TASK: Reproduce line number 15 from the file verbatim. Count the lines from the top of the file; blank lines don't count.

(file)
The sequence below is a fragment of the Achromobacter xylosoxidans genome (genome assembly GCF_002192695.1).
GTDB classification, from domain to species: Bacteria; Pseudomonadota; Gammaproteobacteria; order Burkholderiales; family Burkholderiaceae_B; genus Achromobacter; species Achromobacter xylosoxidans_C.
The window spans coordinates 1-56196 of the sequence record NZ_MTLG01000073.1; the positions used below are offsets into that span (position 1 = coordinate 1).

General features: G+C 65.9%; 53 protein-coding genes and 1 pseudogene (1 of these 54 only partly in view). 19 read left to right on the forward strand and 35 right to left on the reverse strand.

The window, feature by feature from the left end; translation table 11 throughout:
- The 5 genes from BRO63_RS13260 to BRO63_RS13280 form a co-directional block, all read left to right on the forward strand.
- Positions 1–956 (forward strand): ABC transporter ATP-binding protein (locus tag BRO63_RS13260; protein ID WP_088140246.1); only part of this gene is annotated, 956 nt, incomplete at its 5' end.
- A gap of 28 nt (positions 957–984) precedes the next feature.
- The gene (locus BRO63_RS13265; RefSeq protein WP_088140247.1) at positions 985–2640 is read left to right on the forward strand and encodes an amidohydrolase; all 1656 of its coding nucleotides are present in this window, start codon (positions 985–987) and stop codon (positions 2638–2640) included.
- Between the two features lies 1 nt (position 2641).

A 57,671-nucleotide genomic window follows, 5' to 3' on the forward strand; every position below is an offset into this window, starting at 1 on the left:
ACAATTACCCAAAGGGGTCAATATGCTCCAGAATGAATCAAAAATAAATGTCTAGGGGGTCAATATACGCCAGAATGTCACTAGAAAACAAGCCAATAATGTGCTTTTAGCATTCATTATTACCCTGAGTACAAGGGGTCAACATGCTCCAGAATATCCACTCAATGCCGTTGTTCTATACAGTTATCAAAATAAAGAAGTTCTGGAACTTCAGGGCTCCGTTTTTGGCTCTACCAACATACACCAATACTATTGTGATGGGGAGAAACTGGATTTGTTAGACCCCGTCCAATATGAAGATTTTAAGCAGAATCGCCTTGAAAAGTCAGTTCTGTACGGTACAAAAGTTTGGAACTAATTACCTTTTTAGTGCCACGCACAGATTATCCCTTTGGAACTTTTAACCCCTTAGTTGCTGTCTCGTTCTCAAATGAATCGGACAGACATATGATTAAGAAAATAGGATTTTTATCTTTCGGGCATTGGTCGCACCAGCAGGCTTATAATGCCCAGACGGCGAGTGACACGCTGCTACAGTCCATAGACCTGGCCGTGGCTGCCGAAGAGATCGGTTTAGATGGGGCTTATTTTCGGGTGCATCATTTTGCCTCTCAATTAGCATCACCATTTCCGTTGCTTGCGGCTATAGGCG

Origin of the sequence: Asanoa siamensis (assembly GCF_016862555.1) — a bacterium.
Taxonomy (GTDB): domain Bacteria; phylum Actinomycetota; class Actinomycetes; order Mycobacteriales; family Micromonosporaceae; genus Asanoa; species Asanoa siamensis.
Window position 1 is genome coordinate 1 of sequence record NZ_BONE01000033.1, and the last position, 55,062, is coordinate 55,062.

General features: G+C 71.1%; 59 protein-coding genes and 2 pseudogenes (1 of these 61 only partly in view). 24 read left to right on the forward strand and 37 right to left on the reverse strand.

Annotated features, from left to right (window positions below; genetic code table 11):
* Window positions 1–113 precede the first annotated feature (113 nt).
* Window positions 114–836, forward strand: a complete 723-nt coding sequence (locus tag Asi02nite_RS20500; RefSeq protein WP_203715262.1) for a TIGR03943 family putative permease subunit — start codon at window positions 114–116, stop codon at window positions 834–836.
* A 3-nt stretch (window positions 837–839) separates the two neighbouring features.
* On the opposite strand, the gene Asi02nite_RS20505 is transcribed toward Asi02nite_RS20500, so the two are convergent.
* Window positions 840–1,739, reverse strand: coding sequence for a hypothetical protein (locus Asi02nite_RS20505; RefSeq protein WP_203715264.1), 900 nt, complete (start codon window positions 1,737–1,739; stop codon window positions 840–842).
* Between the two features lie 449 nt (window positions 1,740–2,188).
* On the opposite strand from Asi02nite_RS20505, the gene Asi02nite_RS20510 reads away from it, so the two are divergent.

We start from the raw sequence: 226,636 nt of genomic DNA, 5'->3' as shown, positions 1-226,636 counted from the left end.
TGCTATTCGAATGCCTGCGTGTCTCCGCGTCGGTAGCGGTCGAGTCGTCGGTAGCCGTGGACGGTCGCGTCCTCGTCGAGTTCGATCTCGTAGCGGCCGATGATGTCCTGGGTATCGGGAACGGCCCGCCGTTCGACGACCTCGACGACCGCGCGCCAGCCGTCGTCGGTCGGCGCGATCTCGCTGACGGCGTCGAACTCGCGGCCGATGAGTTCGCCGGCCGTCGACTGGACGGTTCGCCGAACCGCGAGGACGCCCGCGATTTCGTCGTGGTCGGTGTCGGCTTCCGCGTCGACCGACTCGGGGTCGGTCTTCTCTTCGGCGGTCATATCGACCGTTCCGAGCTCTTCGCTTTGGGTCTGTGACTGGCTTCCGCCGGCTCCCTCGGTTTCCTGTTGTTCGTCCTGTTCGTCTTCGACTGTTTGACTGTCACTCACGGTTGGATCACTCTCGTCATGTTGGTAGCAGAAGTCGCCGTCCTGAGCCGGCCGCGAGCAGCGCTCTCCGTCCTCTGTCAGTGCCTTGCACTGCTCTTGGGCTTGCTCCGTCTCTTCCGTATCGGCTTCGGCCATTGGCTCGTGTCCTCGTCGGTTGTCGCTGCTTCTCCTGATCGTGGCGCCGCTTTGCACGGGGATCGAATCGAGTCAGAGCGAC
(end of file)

Window position 1 is genome coordinate 1 of sequence record NZ_BONE01000033.1, and the last position, 55,062, is coordinate 55,062.